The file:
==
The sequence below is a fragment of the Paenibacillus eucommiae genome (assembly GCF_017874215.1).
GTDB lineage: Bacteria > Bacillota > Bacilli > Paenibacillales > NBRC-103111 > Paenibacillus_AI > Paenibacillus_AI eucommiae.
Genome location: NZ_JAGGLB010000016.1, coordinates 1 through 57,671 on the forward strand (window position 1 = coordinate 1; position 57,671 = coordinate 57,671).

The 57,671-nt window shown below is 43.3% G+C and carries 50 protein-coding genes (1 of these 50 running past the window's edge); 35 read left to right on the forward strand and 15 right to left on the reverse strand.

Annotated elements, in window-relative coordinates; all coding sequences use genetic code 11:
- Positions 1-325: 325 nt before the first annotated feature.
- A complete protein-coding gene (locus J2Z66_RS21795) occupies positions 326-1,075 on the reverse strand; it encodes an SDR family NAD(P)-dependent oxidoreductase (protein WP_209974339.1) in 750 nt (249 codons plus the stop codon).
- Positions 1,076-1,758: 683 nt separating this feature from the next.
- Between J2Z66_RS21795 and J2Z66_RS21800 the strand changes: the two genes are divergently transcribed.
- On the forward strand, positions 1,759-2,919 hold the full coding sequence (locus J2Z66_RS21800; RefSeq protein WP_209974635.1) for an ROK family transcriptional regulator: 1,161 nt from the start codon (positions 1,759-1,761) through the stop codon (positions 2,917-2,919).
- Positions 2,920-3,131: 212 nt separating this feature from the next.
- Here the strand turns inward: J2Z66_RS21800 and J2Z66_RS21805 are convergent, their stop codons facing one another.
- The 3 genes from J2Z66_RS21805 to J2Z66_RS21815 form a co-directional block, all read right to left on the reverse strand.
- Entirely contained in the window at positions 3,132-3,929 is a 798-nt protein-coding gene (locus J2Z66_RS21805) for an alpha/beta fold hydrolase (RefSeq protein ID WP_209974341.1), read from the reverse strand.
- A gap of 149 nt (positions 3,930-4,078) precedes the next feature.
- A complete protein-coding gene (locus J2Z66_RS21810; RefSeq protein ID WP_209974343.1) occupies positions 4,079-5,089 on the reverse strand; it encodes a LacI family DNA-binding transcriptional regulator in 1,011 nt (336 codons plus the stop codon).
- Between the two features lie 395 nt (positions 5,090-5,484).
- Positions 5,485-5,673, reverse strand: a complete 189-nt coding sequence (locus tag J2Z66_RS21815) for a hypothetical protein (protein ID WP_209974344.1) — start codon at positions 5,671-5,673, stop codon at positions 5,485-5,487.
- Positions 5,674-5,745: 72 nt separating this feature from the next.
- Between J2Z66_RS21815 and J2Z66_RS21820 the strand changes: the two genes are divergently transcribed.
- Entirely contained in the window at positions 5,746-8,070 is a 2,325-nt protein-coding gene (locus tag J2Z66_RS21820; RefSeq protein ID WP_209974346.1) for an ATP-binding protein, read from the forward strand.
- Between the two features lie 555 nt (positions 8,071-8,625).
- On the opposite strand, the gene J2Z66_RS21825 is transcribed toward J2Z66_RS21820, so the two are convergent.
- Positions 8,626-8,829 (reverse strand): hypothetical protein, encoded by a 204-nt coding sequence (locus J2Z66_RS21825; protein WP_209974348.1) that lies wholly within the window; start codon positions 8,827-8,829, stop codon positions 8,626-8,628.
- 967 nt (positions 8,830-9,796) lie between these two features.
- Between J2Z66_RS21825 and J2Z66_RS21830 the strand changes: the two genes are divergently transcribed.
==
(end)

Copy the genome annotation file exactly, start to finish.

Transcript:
The sequence below is a fragment of the Paenibacillus eucommiae genome (assembly GCF_017874215.1).
GTDB lineage: Bacteria > Bacillota > Bacilli > Paenibacillales > NBRC-103111 > Paenibacillus_AI > Paenibacillus_AI eucommiae.
Genome location: NZ_JAGGLB010000016.1, coordinates 1 through 57,671 on the forward strand (window position 1 = coordinate 1; position 57,671 = coordinate 57,671).

The 57,671-nt window shown below is 43.3% G+C and carries 50 protein-coding genes (1 of these 50 running past the window's edge); 35 read left to right on the forward strand and 15 right to left on the reverse strand.

Annotated elements, in window-relative coordinates; all coding sequences use genetic code 11:
- Positions 1-325: 325 nt before the first annotated feature.
- A complete protein-coding gene (locus J2Z66_RS21795) occupies positions 326-1,075 on the reverse strand; it encodes an SDR family NAD(P)-dependent oxidoreductase (protein WP_209974339.1) in 750 nt (249 codons plus the stop codon).
- Positions 1,076-1,758: 683 nt separating this feature from the next.
- Between J2Z66_RS21795 and J2Z66_RS21800 the strand changes: the two genes are divergently transcribed.
- On the forward strand, positions 1,759-2,919 hold the full coding sequence (locus J2Z66_RS21800; RefSeq protein WP_209974635.1) for an ROK family transcriptional regulator: 1,161 nt from the start codon (positions 1,759-1,761) through the stop codon (positions 2,917-2,919).
- Positions 2,920-3,131: 212 nt separating this feature from the next.
- Here the strand turns inward: J2Z66_RS21800 and J2Z66_RS21805 are convergent, their stop codons facing one another.
- The 3 genes from J2Z66_RS21805 to J2Z66_RS21815 form a co-directional block, all read right to left on the reverse strand.
- Entirely contained in the window at positions 3,132-3,929 is a 798-nt protein-coding gene (locus J2Z66_RS21805) for an alpha/beta fold hydrolase (RefSeq protein ID WP_209974341.1), read from the reverse strand.
- A gap of 149 nt (positions 3,930-4,078) precedes the next feature.
- A complete protein-coding gene (locus J2Z66_RS21810; RefSeq protein ID WP_209974343.1) occupies positions 4,079-5,089 on the reverse strand; it encodes a LacI family DNA-binding transcriptional regulator in 1,011 nt (336 codons plus the stop codon).
- Between the two features lie 395 nt (positions 5,090-5,484).
- Positions 5,485-5,673, reverse strand: a complete 189-nt coding sequence (locus tag J2Z66_RS21815) for a hypothetical protein (protein ID WP_209974344.1) — start codon at positions 5,671-5,673, stop codon at positions 5,485-5,487.
- Positions 5,674-5,745: 72 nt separating this feature from the next.
- Between J2Z66_RS21815 and J2Z66_RS21820 the strand changes: the two genes are divergently transcribed.
- Entirely contained in the window at positions 5,746-8,070 is a 2,325-nt protein-coding gene (locus tag J2Z66_RS21820; RefSeq protein ID WP_209974346.1) for an ATP-binding protein, read from the forward strand.
- Between the two features lie 555 nt (positions 8,071-8,625).
- On the opposite strand, the gene J2Z66_RS21825 is transcribed toward J2Z66_RS21820, so the two are convergent.
- Positions 8,626-8,829 (reverse strand): hypothetical protein, encoded by a 204-nt coding sequence (locus J2Z66_RS21825; protein WP_209974348.1) that lies wholly within the window; start codon positions 8,827-8,829, stop codon positions 8,626-8,628.
- 967 nt (positions 8,830-9,796) lie between these two features.
- Between J2Z66_RS21825 and J2Z66_RS21830 the strand changes: the two genes are divergently transcribed.